Focus on Poor Revives a Scorned Theology ; Pope Often Uses Words That Echo Latin American Liberation Movement

By Jim Yardley; Simon Romero | International New York Times, May 25, 2015 | Go to article overview

Focus on Poor Revives a Scorned Theology ; Pope Often Uses Words That Echo Latin American Liberation Movement


Jim Yardley; Simon Romero, International New York Times


Pope Francis often uses language that echoes liberation theology, a Latin American movement embracing the poor that conservatives disparage.

Six months after becoming the first Latin American pontiff, Pope Francis invited an octogenarian priest from Peru for a private chat at his Vatican residence. Not listed on the pope's schedule, the September 2013 meeting with the priest, Gustavo Gutierrez, soon became public -- and was just as quickly interpreted as a defining shift in the Roman Catholic Church.

Father Gutierrez is a founder of liberation theology, the Latin American movement embracing the poor and calling for social change, which conservatives once scorned as overtly Marxist and the Vatican treated with hostility. Now, Father Gutierrez is a respected Vatican visitor, and his writings have been praised in the official Vatican newspaper. Francis has brought other Latin American priests back into favor and often uses language about the poor that has echoes of liberation theology.

And then came Saturday, when throngs packed San Salvador for the beatification ceremony of the slain Salvadoran archbishop Oscar Romero, leaving him one step from sainthood.

The first pope from the developing world, Francis has placed the poor at the center of his papacy. In doing so, he is directly engaging with a theological movement that once sharply divided Catholics and was distrusted by his predecessors, Pope John Paul II and Pope Benedict XVI. Even Francis, as a young Jesuit leader in Argentina, had qualms.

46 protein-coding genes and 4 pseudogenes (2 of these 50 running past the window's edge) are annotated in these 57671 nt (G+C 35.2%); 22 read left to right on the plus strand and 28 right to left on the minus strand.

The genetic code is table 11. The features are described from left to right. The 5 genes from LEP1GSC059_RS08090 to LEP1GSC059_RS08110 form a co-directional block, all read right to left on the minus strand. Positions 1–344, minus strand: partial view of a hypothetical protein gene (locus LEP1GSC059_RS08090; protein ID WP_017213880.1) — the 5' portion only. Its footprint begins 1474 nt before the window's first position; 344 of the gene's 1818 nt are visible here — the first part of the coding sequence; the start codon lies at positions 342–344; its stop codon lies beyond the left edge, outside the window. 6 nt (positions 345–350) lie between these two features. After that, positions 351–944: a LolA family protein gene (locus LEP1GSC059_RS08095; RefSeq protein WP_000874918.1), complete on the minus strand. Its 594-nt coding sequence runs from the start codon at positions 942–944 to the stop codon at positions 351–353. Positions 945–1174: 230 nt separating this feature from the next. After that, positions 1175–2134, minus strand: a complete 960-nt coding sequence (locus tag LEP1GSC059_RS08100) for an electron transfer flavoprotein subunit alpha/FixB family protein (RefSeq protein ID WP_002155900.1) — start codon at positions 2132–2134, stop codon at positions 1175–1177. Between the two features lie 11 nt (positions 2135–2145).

Now, Francis speaks of creating "a poor church for the poor" and is seeking to position Catholicism closer to the masses -- a spiritual mission that comes as he is also trying to revive the church in Latin America, where it has steadily lost ground to evangelical congregations.

For years, Vatican critics of liberation theology and conservative Latin American bishops helped stall the canonization process for Archbishop Romero, even though many Catholics in the region regard him as a towering moral figure: an outspoken critic of social injustice and political repression who was assassinated during Mass in 1980. Francis broke the stalemate.

"It is very important," Father Gutierrez said. "Somebody who is assassinated for this commitment to his people will illuminate many things in Latin America."

The beatification is the prelude to what is likely to be a defining period of Francis' papacy, with trips to South America, Cuba and the United States; the release of a much-awaited encyclical on environmental degradation and the poor; and a meeting in Rome to determine whether and how the church will change its approach to issues like homosexuality, contraception and divorce.

By advancing the campaign for Archbishop Romero's sainthood, Francis is sending a signal that the allegiance of his church is to the poor, who once saw some bishops as more aligned with discredited governments, many analysts say. Indeed, Archbishop Romero was regarded as a popular saint in El Salvador even as the Vatican blocked his canonization process.

"It is not liberation theology that is being rehabilitated," said Michael E. Lee, an associate professor of theology at Fordham University who has written extensively about liberation theology. "It is the church that is being rehabilitated."

Liberation theory includes a critique of the structural causes of poverty and a call for the church and the poor to organize for social change. Mr. Lee said it was a broad school of thought: Movements differed in different countries, with some more political in nature and others less so. The broader movement emerged after a major meeting of Latin American bishops in Medellin, Colombia, in 1968 and was rooted in the belief that the plight of the poor should be central to interpreting the Bible and to the Christian mission. …

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